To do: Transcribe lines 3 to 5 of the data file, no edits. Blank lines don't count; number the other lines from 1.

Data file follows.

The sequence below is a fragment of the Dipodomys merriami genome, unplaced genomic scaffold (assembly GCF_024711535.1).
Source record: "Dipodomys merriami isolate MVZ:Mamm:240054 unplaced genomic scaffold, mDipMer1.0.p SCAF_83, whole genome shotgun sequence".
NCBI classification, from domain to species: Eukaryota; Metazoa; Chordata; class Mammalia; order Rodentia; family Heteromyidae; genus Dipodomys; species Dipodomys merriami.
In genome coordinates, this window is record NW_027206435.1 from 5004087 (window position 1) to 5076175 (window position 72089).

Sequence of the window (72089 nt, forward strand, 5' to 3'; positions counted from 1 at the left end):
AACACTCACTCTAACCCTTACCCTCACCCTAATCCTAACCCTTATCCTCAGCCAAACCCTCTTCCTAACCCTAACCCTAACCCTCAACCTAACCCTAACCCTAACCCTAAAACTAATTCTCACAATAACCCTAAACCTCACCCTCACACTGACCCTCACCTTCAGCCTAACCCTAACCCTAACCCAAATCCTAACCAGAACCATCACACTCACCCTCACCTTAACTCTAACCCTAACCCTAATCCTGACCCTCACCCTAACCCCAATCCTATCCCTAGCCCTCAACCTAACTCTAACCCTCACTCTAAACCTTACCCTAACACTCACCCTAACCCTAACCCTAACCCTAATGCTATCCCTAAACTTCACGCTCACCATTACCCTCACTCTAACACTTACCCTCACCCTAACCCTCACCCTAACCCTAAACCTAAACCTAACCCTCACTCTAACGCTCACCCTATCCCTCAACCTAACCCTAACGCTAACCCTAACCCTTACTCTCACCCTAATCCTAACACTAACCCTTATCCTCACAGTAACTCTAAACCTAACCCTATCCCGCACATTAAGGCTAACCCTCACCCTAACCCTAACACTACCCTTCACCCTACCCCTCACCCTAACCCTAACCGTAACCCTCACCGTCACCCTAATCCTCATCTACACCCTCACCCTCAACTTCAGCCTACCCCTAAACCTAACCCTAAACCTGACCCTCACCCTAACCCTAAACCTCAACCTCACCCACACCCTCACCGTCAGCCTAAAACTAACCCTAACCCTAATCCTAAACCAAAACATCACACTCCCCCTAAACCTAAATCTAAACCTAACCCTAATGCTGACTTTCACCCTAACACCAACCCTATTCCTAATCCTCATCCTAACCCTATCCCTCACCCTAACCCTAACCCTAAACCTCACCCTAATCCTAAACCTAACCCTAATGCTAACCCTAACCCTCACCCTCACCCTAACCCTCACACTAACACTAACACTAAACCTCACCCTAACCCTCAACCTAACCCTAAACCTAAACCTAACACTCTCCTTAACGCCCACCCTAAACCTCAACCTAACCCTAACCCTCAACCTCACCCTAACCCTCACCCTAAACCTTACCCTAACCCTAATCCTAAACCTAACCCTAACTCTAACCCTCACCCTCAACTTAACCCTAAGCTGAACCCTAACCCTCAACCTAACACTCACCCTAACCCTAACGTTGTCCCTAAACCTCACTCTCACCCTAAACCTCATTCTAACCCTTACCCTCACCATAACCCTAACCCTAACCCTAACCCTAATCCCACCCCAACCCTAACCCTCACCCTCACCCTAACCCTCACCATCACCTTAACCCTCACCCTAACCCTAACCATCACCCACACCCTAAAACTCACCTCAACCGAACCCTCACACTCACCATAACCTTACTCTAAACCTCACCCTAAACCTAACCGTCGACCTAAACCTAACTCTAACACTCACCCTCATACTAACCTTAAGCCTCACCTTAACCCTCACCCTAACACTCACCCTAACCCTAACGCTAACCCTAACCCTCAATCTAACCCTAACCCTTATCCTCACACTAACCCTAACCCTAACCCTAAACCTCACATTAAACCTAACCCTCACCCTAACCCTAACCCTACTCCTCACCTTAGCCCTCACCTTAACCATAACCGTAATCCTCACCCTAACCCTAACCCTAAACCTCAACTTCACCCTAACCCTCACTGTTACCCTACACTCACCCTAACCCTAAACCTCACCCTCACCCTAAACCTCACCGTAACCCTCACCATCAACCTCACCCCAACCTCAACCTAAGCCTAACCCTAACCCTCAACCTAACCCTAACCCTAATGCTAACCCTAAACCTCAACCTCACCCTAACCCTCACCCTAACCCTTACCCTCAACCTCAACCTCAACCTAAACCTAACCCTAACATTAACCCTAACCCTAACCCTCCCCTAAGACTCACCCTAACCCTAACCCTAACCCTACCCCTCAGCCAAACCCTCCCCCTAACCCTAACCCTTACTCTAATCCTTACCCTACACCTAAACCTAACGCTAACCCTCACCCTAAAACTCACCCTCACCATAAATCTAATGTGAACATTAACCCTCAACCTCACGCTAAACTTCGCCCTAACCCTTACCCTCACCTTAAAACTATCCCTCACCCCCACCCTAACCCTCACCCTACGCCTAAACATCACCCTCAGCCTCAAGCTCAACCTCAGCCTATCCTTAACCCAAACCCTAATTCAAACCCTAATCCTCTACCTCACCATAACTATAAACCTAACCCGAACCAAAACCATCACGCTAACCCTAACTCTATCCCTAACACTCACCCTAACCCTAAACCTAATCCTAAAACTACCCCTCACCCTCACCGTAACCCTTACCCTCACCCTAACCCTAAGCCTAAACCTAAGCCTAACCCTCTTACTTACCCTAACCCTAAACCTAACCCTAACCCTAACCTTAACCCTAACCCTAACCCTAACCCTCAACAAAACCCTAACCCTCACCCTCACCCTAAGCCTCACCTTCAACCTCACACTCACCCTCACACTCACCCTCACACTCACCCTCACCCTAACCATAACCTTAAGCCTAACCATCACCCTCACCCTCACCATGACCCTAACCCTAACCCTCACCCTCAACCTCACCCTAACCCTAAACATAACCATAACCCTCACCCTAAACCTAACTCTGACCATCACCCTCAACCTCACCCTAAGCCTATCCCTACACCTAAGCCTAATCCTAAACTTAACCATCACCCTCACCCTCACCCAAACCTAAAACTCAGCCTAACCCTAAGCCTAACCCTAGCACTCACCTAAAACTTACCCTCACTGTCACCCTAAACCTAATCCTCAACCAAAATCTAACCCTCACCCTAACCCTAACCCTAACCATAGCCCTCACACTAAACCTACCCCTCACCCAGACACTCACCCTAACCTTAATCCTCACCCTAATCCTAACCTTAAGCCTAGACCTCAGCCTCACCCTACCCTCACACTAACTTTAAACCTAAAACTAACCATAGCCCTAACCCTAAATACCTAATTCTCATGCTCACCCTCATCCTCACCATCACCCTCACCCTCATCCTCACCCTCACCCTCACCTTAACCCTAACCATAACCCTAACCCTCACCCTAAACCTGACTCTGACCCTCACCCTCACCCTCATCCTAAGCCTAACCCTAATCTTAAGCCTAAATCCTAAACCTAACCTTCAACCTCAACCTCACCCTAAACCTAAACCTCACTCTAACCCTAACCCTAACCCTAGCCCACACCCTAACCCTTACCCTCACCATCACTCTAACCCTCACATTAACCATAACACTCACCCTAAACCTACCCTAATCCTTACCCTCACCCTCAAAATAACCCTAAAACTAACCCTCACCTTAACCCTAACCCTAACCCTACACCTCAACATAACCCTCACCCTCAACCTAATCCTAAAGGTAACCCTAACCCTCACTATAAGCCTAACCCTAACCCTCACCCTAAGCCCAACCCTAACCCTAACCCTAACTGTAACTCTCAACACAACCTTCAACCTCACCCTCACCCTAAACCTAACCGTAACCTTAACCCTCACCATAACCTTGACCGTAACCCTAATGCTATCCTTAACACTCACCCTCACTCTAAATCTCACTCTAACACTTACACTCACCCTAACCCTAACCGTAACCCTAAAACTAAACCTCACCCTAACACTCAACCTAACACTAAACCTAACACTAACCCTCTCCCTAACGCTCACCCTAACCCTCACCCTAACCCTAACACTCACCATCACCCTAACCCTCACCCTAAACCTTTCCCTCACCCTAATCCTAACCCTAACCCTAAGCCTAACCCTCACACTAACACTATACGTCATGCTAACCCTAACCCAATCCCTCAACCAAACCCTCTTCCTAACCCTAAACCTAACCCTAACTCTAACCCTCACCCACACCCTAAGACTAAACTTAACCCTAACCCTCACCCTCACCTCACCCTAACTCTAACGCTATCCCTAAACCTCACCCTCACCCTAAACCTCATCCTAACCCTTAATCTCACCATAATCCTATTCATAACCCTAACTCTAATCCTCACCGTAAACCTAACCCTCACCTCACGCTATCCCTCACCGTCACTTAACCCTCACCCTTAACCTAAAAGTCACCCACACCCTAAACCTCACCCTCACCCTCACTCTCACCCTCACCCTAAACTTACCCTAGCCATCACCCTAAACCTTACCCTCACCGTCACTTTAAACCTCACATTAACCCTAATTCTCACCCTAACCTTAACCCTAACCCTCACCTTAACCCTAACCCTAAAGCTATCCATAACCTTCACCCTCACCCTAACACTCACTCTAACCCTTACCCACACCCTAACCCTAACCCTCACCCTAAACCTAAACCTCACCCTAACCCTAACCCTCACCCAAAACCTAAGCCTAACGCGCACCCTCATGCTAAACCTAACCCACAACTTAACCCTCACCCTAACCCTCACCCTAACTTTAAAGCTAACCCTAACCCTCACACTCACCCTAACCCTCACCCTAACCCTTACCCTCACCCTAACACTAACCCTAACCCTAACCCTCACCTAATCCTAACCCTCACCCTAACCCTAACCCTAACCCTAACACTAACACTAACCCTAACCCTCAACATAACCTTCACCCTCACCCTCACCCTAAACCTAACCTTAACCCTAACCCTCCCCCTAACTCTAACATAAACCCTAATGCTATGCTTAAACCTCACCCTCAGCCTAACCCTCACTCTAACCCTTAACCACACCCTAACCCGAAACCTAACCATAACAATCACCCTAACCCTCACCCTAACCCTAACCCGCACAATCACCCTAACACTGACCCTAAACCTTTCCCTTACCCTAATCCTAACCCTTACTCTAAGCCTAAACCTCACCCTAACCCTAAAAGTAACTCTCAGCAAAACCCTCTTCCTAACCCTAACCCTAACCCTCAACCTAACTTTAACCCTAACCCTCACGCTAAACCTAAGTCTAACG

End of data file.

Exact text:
NCBI classification, from domain to species: Eukaryota; Metazoa; Chordata; class Mammalia; order Rodentia; family Heteromyidae; genus Dipodomys; species Dipodomys merriami.
In genome coordinates, this window is record NW_027206435.1 from 5004087 (window position 1) to 5076175 (window position 72089).

Sequence of the window (72089 nt, forward strand, 5' to 3'; positions counted from 1 at the left end):